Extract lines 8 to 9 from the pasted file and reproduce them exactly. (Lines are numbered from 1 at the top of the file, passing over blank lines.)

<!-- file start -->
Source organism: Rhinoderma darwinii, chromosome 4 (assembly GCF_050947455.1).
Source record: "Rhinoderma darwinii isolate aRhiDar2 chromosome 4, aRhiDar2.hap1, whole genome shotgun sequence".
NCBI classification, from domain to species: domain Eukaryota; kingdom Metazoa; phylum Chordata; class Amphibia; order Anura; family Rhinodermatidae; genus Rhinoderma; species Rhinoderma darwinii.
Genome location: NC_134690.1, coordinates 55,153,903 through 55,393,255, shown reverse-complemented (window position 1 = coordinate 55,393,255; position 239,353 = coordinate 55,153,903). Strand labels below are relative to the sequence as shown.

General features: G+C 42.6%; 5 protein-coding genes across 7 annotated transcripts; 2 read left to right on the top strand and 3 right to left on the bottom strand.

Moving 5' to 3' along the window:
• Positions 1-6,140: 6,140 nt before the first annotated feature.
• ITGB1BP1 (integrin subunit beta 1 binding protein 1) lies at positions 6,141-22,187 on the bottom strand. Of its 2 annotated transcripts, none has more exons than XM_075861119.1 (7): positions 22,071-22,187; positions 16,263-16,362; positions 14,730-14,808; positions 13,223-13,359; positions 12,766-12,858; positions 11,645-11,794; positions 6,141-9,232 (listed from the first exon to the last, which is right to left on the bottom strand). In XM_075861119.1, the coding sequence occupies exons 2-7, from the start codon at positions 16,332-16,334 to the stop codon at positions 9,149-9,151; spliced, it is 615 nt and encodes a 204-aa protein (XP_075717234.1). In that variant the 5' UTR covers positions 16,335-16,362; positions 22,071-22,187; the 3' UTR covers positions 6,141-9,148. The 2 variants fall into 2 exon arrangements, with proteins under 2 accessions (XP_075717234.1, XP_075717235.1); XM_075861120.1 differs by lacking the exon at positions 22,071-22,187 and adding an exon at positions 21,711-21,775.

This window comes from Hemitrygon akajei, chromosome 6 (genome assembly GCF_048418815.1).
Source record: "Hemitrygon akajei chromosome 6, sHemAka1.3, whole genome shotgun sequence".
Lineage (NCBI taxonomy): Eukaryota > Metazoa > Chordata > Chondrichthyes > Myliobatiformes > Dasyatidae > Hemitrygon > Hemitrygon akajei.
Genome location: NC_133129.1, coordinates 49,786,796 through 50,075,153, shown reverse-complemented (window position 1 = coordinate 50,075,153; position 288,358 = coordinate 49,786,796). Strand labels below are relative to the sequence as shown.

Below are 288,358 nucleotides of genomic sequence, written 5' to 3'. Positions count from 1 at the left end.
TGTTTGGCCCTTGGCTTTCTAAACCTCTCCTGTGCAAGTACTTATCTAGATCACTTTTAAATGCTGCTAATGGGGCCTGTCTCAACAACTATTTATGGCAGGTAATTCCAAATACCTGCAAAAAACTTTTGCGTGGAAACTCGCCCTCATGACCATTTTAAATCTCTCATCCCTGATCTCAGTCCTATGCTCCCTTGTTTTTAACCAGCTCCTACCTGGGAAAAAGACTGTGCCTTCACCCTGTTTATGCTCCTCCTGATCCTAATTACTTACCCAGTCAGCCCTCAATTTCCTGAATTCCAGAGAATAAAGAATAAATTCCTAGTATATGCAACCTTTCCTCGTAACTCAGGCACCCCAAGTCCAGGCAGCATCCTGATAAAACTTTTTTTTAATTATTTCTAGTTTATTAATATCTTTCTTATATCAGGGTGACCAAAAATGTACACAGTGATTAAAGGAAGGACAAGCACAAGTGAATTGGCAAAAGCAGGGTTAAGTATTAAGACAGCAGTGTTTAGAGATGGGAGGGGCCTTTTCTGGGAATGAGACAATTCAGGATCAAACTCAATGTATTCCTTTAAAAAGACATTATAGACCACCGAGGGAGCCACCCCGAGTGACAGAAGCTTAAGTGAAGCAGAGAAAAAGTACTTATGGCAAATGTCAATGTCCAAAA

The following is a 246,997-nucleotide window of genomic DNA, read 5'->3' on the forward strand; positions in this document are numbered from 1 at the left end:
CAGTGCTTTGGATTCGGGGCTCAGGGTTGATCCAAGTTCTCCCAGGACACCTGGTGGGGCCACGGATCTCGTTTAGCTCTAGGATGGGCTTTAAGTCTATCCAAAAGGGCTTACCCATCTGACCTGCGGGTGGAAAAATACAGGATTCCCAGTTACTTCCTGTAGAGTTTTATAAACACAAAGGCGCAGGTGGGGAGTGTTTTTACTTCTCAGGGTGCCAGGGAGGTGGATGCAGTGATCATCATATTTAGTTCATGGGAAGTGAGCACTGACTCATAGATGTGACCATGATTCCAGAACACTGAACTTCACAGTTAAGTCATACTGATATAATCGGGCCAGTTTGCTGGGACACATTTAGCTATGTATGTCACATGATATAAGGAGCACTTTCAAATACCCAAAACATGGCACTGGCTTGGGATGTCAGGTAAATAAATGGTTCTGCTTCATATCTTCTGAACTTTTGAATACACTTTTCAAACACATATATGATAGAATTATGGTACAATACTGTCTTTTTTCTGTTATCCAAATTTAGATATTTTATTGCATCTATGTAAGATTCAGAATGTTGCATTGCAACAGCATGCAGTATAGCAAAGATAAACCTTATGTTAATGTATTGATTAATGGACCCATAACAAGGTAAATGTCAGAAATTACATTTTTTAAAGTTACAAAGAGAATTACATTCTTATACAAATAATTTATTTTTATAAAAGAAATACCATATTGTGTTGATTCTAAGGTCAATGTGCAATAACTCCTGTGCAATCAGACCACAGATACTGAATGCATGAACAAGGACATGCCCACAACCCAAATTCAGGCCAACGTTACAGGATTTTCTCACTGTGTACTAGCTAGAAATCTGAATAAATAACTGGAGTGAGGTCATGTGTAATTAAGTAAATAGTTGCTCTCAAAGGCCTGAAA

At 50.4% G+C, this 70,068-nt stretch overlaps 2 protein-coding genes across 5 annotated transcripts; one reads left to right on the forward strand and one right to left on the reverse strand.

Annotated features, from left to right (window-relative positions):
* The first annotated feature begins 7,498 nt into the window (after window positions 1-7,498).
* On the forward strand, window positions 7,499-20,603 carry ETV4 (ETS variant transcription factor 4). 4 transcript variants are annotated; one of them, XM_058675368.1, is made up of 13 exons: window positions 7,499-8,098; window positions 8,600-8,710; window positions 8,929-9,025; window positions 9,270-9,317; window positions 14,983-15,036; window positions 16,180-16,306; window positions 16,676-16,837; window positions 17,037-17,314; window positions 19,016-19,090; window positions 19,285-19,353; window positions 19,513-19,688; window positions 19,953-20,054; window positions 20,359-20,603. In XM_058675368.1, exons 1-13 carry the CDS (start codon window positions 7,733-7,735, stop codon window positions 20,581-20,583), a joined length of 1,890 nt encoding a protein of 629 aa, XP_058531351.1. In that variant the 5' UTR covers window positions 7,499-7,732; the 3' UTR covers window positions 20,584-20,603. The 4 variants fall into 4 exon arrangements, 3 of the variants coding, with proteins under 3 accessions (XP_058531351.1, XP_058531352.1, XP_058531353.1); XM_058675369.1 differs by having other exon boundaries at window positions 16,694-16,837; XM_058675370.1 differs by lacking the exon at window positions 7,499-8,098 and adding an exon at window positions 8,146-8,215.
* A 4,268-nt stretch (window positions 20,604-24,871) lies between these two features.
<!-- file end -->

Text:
• ITGB1BP1 (integrin subunit beta 1 binding protein 1) lies at positions 6,141-22,187 on the bottom strand. Of its 2 annotated transcripts, none has more exons than XM_075861119.1 (7): positions 22,071-22,187; positions 16,263-16,362; positions 14,730-14,808; positions 13,223-13,359; positions 12,766-12,858; positions 11,645-11,794; positions 6,141-9,232 (listed from the first exon to the last, which is right to left on the bottom strand). In XM_075861119.1, the coding sequence occupies exons 2-7, from the start codon at positions 16,332-16,334 to the stop codon at positions 9,149-9,151; spliced, it is 615 nt and encodes a 204-aa protein (XP_075717234.1). In that variant the 5' UTR covers positions 16,335-16,362; positions 22,071-22,187; the 3' UTR covers positions 6,141-9,148. The 2 variants fall into 2 exon arrangements, with proteins under 2 accessions (XP_075717234.1, XP_075717235.1); XM_075861120.1 differs by lacking the exon at positions 22,071-22,187 and adding an exon at positions 21,711-21,775.

This window comes from Hemitrygon akajei, chromosome 6 (genome assembly GCF_048418815.1).